In theory, voting for Brexit because you were worried about immigration has nothing to do with Islamophobia. It’s about migrant workers from Eastern Europe undercutting wages. Or worries about border controls. Or the housing crisis. 

The reports collected by an anti-Muslim attack monitor tell a different story. 

Every week, the researchers at Tell Mama receive roughly 40-50 reports of Islamophobic incidences.

But after the EU referendum, they recorded 30 such incidents in three days alone. And many were directly related to Brexit. 

Founder Fiyaz Mughal said there had been a cluster of hate crimes since the vote:

“The Brexit vote seems to have given courage to some with deeply prejudicial and bigoted views that they can air them and target them at predominantly Muslim women and visibly different settled communities.”

Politicians have appeared concerned. On Monday, as MPs grappled with the aftermath of the referendum, the Prime Minister David Cameron stated “loud and clear” that: “Just because we are leaving the European Union, it will not make us a less tolerant, less diverse nation.”

But condemning single racist incidents is easier than taking a political position that appeases the majority and protects the minority at the same time. 

As the incidents recorded make clear, the aggressors made direct links between their vote and the racial abuse they were now publicly shouting.

The way they told it, they had voted for Muslims to “leave”. 
 
Chair of Tell Mama and former Labour Justice and Communities Minister, Shahid Malik, said:

“With the backdrop of the Brexit vote and the spike in racist incidents that seems to be emerging, the government should be under no illusions, things could quickly become
extremely unpleasant for Britain’s minorities.

“So today more than ever, we need our government, our political parties and of course our media to act with the utmost responsibility and help steer us towards a post-Brexit Britain where xenophobia and hatred are utterly rejected.”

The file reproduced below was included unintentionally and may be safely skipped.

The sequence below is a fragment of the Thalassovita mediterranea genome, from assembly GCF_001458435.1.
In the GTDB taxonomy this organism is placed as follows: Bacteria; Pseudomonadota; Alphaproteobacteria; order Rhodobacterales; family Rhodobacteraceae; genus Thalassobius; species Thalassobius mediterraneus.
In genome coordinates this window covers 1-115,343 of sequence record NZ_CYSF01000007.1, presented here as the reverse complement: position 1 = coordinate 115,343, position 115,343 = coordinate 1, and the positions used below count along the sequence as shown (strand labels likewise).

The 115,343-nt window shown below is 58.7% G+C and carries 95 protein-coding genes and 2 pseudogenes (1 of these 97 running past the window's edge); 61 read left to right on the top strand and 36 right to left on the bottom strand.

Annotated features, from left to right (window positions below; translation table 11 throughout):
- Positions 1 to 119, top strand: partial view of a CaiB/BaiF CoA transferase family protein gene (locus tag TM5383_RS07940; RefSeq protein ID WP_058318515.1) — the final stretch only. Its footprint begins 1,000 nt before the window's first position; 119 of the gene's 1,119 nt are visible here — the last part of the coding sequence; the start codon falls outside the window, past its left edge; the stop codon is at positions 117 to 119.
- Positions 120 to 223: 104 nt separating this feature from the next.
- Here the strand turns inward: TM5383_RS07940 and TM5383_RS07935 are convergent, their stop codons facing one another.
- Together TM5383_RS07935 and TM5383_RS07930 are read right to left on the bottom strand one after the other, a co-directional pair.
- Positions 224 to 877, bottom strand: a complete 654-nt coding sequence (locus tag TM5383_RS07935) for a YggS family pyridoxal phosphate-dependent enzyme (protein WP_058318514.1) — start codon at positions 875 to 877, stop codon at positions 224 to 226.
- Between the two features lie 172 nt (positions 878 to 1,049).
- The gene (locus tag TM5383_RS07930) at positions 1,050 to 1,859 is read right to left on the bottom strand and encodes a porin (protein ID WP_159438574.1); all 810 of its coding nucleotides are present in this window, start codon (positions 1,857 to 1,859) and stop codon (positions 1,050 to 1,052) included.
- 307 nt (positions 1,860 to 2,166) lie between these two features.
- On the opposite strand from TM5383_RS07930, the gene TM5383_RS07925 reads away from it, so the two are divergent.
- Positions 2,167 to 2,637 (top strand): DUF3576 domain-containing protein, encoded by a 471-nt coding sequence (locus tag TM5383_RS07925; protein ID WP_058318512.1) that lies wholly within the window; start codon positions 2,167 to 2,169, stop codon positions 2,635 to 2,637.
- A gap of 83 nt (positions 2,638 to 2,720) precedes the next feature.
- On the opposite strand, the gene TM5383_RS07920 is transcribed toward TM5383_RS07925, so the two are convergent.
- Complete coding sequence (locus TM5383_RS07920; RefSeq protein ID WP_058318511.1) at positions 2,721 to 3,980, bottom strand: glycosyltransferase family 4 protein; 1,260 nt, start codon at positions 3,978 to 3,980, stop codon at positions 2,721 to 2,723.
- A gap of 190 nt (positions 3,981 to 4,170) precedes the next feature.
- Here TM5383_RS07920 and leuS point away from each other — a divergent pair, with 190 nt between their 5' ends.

Here are the 25 events that were recorded between 24 and 27 June that directly related to Brexit. Please be aware that some of the language is offensive:

  1. A Welsh Muslim councillor was told to pack her bags and leave.
  2. A man in a petrol station shouted: "You're an Arabic c**t, you're a terrorist" at an Arab driver and stated he “voted them out”. 
  3. A Barnsley man was told to leave and that the aggressor’s parents had voted for people like him to be kicked out.
  4. A woman witnessed a man making victory signs at families at a school where a majority of students are Muslim.
  5. A man shouted, “you f**king Muslim, f**king EU out,” to a woman in Kingston, London. 
  6. An Indian man was called “p**i c**t in a suit” and told to “leave”.
  7. Men circled a Muslim woman in Birmingham and shouted: “Get out - we voted Leave.”
  8. A British Asian mother and her two children were told: "Today is the day we get rid of the likes of you!" by a man who then spat at her. 
  9. A man tweeted that his 13-year-old brother received chants of “bye, bye, you’re going home”.
  10. A van driver chanted “out, out, out”, at a Muslim woman in Broxley, Luton
  11. Muslims in Nottingham were abused in the street with chants of: “Leave Europe. Kick out the Muslims.”
  12. A Muslim woman at King’s Cross, London, had “BREXIT” yelled in her face.
  13. A man in London called a South Asian woman “foreigner” and commented about UKIP.
  14. A man shouted “p**i” and “leave now” at individuals in a London street.
  15. A taxi driver in the West Midlands told a woman his reason for voting Leave was to “get rid of people like you”.
  16. An Indian cyclist was verbally abused and told to “leave now”. 
  17. A man on a bike swore at a Muslim family and muttered something about voting.
  18. In Newport, a Muslim family who had not experienced any trouble before had their front door kicked in.
  19. A South Asian woman in Manchester was told to “speak clearly” and then told “Brexit”. 
  20. A Sikh doctor was told by a patient: “Shouldn’t you be on a plane back to Pakistan? We voted you out.”
  21. An abusive tweet read: “Thousands of raped little White girls by Muslims mean nothing to Z….#Brexit”.
  22. A group of men abused a South Asian man by calling him a “p**i c**t” and telling him to go home after Brexit.
  23. A man shouted at a taxi driver in Derby: "Brexit, you p**i.”
  24. Two men shouted at a Muslim woman walking towards a mosque “muzzies out” and “we voted for you being out.”
  25. A journalist was called a “p**i” in racial abuse apparently linked to Brexit.